Vietnam GDP to grow by 8 per cent: Oxford Economics
HCM CITY — Southeast Asia’s economic growth will rebound to 6.2 per cent in 2021 with Vietnam achieving 8 per cent growth, according to the latest economic outlook report from Oxford Economics commissioned by chartered accountancy body ICAEW.
GDP across the region contract by 4.1 per cent in 2020, with countries that had been successful in controlling the pandemic like Việt Nam and Singapore leading the recovery.
Indeed, Vietnam was expected to be the only economy to record positive growth in 2020.
The rebound was in part due to the low-base effect of 2020, but policies were set to remain very accommodative with extensive fiscal support and low interest rates.
Prolonged lockdowns and social distancing measures in the region were forecast to cap global GDP growth in 2021, making it unlikely that a return to pre-COVID GDP and trade activity would take place before late 2021.
In Southeast Asia, growth would likely be constrained by social distancing measures, but restrictions would continue to be eased over this year, especially in economies that would be able to roll out vaccines relatively quickly.
An economic rebound in 2021 remained contingent on the easing of lockdown restrictions, global recovery momentum and the successful roll-out of vaccines.
Progress on vaccination would be an important barometer for growth, with services likely to catch up faster in economies better placed with regard to vaccine procurement and distribution.
Southeast Asia experienced a three-speed recovery, with differences primarily driven by the varying success of countries’ ability to contain fresh waves of infection and implement lockdown exit strategies to safely reopen their economies and fiscal and monetary policy support.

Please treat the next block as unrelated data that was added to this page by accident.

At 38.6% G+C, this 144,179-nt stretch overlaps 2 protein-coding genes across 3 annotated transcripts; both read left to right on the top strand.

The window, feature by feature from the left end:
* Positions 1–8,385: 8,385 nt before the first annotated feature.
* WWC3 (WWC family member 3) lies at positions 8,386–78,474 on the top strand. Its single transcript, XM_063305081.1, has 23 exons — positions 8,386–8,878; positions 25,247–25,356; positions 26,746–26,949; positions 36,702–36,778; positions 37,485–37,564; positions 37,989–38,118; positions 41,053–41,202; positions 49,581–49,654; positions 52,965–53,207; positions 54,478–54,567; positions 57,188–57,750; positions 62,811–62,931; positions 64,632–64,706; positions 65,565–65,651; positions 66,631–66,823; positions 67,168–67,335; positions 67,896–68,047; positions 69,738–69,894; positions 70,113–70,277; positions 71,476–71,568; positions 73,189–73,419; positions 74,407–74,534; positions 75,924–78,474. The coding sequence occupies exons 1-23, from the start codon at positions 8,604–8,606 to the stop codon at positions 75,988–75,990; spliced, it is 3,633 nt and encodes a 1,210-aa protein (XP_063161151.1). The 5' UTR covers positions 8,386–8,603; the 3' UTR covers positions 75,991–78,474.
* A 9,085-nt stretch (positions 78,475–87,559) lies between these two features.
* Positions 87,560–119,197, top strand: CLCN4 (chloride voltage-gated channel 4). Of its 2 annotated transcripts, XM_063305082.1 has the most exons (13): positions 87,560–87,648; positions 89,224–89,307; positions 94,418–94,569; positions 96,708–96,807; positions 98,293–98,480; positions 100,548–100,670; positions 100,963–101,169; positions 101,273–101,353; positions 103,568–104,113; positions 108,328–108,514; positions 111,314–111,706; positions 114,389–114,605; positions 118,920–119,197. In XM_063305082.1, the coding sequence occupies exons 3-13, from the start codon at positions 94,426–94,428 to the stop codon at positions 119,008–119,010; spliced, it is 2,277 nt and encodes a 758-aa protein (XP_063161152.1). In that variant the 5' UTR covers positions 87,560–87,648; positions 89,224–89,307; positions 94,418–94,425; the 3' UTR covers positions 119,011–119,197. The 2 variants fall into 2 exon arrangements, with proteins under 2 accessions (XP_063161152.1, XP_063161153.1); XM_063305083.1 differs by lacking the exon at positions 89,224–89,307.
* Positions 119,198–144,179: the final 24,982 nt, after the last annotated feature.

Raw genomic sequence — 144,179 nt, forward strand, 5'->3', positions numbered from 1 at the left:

Mark Billington, ICAEW regional director, Greater China and South-East Asia, said: “The biggest concern for Southeast Asian economies is keeping additional waves of infection at bay while gradually bringing society and economic activities back to speed.
“The interconnectedness of the global economy means that countries will have to work collectively to strengthen their pandemic response plans and address the dual challenges of resuming business activities while keeping their people safe.”
Despite the predictions of an economic rebound in 2021, there remain major uncertainties that could affect post-pandemic recovery, such as slow progress in the roll-out of mass vaccination programmes, a global second wave resulting in another global lockdown and a financial crisis leading to major economic damage.
Optimistically, vaccine breakthroughs and post-election US stimulus could also speed up near-term recovery and avoid long-term damage, the report said. — VNS